Just got to wait it out. Anelka just came on for Cole.

Post game notes: Congratulations ManU! You have crowned a great season with a coveted trophy. This will validate your claims to be one of the pinnacle clubs in Europe.

Vietnam Noodles

I have always wanted to conduct my friends to the world's capital for noodles. This place is in Ho Chi Minh City, the southern capital of Vietnam. Though a personal preference, I have persuasive reasons for coming to this conclusion.

The people there is generous, easy-going, free-spirited, capitalistic and fun-loving. Anything goes here as long as there is a profit to be made. Noodles shops are everywhere. When there, I could not resist the many varieties of noodles available.

With fertile fields ingredients for noddles like pho, hu tieu, bun, mi, vermicelli and banh are easily available. The most common ingredient would be rice and the most interesting would be tapioca flour. With the rich farmlands, there will be the chicken, pigs and cows. The long coastlines and the delta in the south has plenty to offer in terms of fishes, shellfishes, clams and snails.

The broth is generally made from bones of cows and chickens. The vegetable, herbs and spices used also wide-ranging and reflect what the land has to offer. In some meals in the Mekong Delta like the Hu Tieu My Tho, I have 6 - 8 different types of herbs and vegetables served to me raw. Take what you want and dump it into the bowl of noodles.

The most famous noodles will be Pho. It is rice noodles in clear beef broth. It has a distinctive and strong beefy taste and smell. It is served with any of these meat; chicken, beef and pork. You can have them almost anywhere and it comes out good. The cheaper version but equally tasty are those sold from the roadside with low tables and chairs. You can even stand and eat, buying them from hawkers. I recommend Pho 2000 near Ben Thanh Market.

My favourite has to be Bun Bo Hue. It is from the Central district of Hue. It is spicy beef broth with strong lemon grass aroma and taste. It comes with sliced beef and / or chunky pork trotters. I ate it in one of my trip to a western province about 2 hours from Ho Chi Minh City.

With tonnes of seafood Banh Canh Cua is my next foavourite. It is tapioca noodles with crab claw. The claw comes from the male crab as it is huge. The price of this is also expensive, USD3 per bowl.

Then there is the noodles from hell, Banh Canh Gio Heo or Pork Hock Noodles. 'Gio Heo' is pronounced like 'Your Hell'. Then there is the Phnom Penh noodles (Hu Tieu Nam Vang) with spare parts from pigs. If you don't like pork or the offals, you can ask for shrimps.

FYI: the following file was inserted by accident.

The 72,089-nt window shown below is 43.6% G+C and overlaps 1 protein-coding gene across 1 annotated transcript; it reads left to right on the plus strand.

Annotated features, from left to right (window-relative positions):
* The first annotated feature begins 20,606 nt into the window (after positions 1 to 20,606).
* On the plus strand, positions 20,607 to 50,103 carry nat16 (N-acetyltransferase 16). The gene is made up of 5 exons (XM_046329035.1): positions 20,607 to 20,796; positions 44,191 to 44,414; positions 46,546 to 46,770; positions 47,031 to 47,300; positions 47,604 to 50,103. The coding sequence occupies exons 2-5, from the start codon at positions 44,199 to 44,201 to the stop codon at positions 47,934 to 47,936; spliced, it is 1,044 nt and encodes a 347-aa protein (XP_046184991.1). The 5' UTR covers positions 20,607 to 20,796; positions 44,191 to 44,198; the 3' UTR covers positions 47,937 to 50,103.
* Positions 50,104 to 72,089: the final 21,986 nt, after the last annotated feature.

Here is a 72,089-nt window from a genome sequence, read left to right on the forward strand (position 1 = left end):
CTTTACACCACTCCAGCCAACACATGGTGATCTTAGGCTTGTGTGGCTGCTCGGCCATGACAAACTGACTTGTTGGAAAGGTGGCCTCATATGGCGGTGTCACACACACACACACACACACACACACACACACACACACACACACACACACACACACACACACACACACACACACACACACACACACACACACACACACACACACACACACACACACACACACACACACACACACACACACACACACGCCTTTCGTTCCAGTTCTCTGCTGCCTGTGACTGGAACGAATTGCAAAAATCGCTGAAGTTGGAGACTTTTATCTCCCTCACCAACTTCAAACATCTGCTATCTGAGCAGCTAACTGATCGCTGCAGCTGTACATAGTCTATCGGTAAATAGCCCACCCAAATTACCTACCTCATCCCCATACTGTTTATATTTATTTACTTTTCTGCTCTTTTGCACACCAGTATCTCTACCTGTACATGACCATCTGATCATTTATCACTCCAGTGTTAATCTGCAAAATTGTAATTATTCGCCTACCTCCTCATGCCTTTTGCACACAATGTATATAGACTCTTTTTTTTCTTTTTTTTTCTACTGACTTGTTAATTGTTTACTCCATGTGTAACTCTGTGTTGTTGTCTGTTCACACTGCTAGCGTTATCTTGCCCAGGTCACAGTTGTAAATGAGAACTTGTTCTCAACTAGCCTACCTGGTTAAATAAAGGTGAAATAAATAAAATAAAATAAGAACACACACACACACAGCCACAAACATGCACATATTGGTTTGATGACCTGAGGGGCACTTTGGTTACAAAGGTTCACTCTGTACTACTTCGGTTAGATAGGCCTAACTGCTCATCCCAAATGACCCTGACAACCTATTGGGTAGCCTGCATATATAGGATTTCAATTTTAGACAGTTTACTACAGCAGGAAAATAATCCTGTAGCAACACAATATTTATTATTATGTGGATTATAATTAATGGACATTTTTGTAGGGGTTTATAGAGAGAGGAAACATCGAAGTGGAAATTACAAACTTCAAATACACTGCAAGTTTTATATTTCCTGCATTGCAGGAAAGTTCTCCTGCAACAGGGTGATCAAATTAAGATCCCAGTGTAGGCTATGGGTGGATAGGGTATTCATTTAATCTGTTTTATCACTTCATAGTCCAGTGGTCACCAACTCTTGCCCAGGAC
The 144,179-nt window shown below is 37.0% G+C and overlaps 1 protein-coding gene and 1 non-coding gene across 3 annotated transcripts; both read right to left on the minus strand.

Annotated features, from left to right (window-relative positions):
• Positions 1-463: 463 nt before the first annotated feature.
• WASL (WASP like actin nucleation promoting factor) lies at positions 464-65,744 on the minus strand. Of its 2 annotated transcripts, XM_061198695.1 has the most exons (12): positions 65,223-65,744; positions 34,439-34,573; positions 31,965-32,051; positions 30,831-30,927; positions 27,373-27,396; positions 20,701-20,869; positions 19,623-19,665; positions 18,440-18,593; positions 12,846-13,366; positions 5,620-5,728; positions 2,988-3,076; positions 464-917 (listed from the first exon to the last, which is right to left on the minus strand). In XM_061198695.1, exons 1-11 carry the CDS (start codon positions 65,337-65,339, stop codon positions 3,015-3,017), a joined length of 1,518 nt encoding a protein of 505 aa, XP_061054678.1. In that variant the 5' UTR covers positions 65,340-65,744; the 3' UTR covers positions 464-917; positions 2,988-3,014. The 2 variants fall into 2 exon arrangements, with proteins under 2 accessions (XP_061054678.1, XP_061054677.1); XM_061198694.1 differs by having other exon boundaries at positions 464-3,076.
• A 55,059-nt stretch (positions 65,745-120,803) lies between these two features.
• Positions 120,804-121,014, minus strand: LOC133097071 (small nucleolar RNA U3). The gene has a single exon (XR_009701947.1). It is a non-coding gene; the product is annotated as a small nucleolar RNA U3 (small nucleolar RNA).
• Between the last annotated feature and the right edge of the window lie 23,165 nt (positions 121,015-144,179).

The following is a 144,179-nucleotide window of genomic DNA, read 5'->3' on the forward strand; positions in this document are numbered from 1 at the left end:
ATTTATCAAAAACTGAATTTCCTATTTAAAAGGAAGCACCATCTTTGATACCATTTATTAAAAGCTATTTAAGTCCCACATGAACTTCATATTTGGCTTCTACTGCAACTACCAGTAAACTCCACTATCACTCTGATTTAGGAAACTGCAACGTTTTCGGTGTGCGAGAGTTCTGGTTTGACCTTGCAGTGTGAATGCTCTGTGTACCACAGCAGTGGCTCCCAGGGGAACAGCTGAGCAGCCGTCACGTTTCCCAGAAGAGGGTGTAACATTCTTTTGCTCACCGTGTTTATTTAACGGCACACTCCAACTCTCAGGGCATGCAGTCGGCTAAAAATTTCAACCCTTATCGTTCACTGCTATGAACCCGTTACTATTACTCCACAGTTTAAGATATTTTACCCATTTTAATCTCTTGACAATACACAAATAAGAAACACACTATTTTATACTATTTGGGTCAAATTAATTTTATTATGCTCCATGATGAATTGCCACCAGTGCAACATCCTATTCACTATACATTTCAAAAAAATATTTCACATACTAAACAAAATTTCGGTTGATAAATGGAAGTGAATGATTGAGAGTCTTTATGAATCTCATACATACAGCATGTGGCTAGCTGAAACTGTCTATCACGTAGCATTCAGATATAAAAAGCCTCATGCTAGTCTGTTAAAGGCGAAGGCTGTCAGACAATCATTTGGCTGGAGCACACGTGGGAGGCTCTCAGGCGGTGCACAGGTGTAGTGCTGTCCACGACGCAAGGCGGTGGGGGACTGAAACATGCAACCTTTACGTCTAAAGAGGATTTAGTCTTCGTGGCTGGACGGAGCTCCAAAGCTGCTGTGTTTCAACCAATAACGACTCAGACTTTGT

With AirAsia now flying to Ho Chi Minh City, I am sure many will be able to savour these wonderful noodles from the various Vietnamese restaurants and shops. Ban appetit!

Banh Canh Cua Gio Heo

Milk Fish (Bangus, Bandeng and Hilsa)

The silvery and shiny coat of the 'milk fish' is mesmerizing. This milk fish is known as 'bangus' in the Philippines. My first encounter with national fish of Philippines was in Iloilo. We went to the wet market and bought a few ½ kg size fishes. This fish not only looks good, it tasted good as the meat was fine / powdery when chewed. The action of chewing brought out the best it has to offer. It is rich and it taste perhaps ‘milky’. The challenge is to avoid the numerous tiny bones. However, we found out too late that there was a de-boned version.
The second time I have this fish was in Semarang, Indonesia. I was staying with this family in the hill resort of Boyolali. They served me fried de-boned bandeng. The more I eat, the more I want. It’s addictive. As I have found out it Iloilo, chewing it as long as possible brought out the best from the meat. On the way from the Semarang airport I bought ‘smoked bandeng’ off the shelves. However, the taste and the smell were disappointing. So far I have not had the steam, and baked version.
In January this year while in Dhaka, Bangladesh, I had 'hilsa' in a restaurant. It is a national fish here too. The fish has plenty of fat (omega oil) and was fried. It kind of cooked in its own fat. Once again it was tasty except for the bones. On this occasion I was careless and a bone found its way near the start of my throat. It was very uncomfortable with that foreign object pierced into the soft tissue. I tried swallowing balls after balls of rice to dislodge it but to no avail. Still smarting from my misadventure and on my way back to the hotel, I decided to take matters in my hands (literally). I stick my thumb and index finger in to remove that thorn in my flesh. Merciful I was successful. My two fingers were coated with blood from this exercise. The bone was 1 ½ cm long.
The Bangladeshi prefers hilsa from the river rather than from the sea

Wednesday, May 21, 2008

Grilled Fish - Pelabuhan Ratu, Indonesia